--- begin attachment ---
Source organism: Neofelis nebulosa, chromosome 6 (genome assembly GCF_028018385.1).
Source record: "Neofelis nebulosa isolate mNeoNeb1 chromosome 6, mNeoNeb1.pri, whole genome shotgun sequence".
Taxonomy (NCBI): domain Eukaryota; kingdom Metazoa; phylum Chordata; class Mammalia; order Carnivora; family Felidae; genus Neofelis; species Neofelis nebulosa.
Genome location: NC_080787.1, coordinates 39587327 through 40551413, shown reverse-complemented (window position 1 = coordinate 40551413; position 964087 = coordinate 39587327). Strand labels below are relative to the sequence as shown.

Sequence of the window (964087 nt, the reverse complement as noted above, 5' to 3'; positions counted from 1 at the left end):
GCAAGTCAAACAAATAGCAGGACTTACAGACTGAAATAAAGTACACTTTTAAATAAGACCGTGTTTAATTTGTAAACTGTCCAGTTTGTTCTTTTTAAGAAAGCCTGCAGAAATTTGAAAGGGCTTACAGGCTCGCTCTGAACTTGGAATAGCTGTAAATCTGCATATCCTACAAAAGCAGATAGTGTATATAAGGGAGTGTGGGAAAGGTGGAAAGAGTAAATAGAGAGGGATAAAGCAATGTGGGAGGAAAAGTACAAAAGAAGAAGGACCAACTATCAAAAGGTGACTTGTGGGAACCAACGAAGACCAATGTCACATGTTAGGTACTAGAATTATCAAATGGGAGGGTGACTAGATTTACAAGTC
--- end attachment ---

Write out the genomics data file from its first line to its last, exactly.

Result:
Source organism: Neofelis nebulosa, chromosome 6 (genome assembly GCF_028018385.1).
Source record: "Neofelis nebulosa isolate mNeoNeb1 chromosome 6, mNeoNeb1.pri, whole genome shotgun sequence".
Taxonomy (NCBI): domain Eukaryota; kingdom Metazoa; phylum Chordata; class Mammalia; order Carnivora; family Felidae; genus Neofelis; species Neofelis nebulosa.
Genome location: NC_080787.1, coordinates 39587327 through 40551413, shown reverse-complemented (window position 1 = coordinate 40551413; position 964087 = coordinate 39587327). Strand labels below are relative to the sequence as shown.

Sequence of the window (964087 nt, the reverse complement as noted above, 5' to 3'; positions counted from 1 at the left end):
GCAAGTCAAACAAATAGCAGGACTTACAGACTGAAATAAAGTACACTTTTAAATAAGACCGTGTTTAATTTGTAAACTGTCCAGTTTGTTCTTTTTAAGAAAGCCTGCAGAAATTTGAAAGGGCTTACAGGCTCGCTCTGAACTTGGAATAGCTGTAAATCTGCATATCCTACAAAAGCAGATAGTGTATATAAGGGAGTGTGGGAAAGGTGGAAAGAGTAAATAGAGAGGGATAAAGCAATGTGGGAGGAAAAGTACAAAAGAAGAAGGACCAACTATCAAAAGGTGACTTGTGGGAACCAACGAAGACCAATGTCACATGTTAGGTACTAGAATTATCAAATGGGAGGGTGACTAGATTTACAAGTC